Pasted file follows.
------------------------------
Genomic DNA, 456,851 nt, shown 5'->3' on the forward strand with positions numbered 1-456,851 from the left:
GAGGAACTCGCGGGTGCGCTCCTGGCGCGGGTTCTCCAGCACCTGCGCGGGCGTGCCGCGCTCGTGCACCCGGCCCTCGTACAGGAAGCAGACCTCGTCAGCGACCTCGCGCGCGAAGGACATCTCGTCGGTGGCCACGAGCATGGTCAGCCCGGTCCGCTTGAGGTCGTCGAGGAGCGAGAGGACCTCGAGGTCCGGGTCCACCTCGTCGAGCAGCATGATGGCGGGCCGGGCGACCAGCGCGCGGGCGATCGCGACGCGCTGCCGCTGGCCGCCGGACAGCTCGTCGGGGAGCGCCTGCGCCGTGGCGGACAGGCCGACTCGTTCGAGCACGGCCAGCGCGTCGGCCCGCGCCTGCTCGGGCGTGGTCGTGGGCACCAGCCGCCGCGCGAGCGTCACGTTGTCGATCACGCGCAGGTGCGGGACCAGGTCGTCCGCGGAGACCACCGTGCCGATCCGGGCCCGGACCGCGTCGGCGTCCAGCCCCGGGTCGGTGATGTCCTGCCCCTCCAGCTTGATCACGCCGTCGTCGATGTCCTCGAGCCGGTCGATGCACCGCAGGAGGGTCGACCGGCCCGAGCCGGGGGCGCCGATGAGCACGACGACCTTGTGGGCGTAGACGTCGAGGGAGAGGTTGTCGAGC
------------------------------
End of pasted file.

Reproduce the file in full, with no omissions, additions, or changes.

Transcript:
Genomic DNA, 456,851 nt, shown 5'->3' on the forward strand with positions numbered 1-456,851 from the left:
GAGGAACTCGCGGGTGCGCTCCTGGCGCGGGTTCTCCAGCACCTGCGCGGGCGTGCCGCGCTCGTGCACCCGGCCCTCGTACAGGAAGCAGACCTCGTCAGCGACCTCGCGCGCGAAGGACATCTCGTCGGTGGCCACGAGCATGGTCAGCCCGGTCCGCTTGAGGTCGTCGAGGAGCGAGAGGACCTCGAGGTCCGGGTCCACCTCGTCGAGCAGCATGATGGCGGGCCGGGCGACCAGCGCGCGGGCGATCGCGACGCGCTGCCGCTGGCCGCCGGACAGCTCGTCGGGGAGCGCCTGCGCCGTGGCGGACAGGCCGACTCGTTCGAGCACGGCCAGCGCGTCGGCCCGCGCCTGCTCGGGCGTGGTCGTGGGCACCAGCCGCCGCGCGAGCGTCACGTTGTCGATCACGCGCAGGTGCGGGACCAGGTCGTCCGCGGAGACCACCGTGCCGATCCGGGCCCGGACCGCGTCGGCGTCCAGCCCCGGGTCGGTGATGTCCTGCCCCTCCAGCTTGATCACGCCGTCGTCGATGTCCTCGAGCCGGTCGATGCACCGCAGGAGGGTCGACCGGCCCGAGCCGGGGGCGCCGATGAGCACGACGACCTTGTGGGCGTAGACGTCGAGGGAGAGGTTGTCGAGC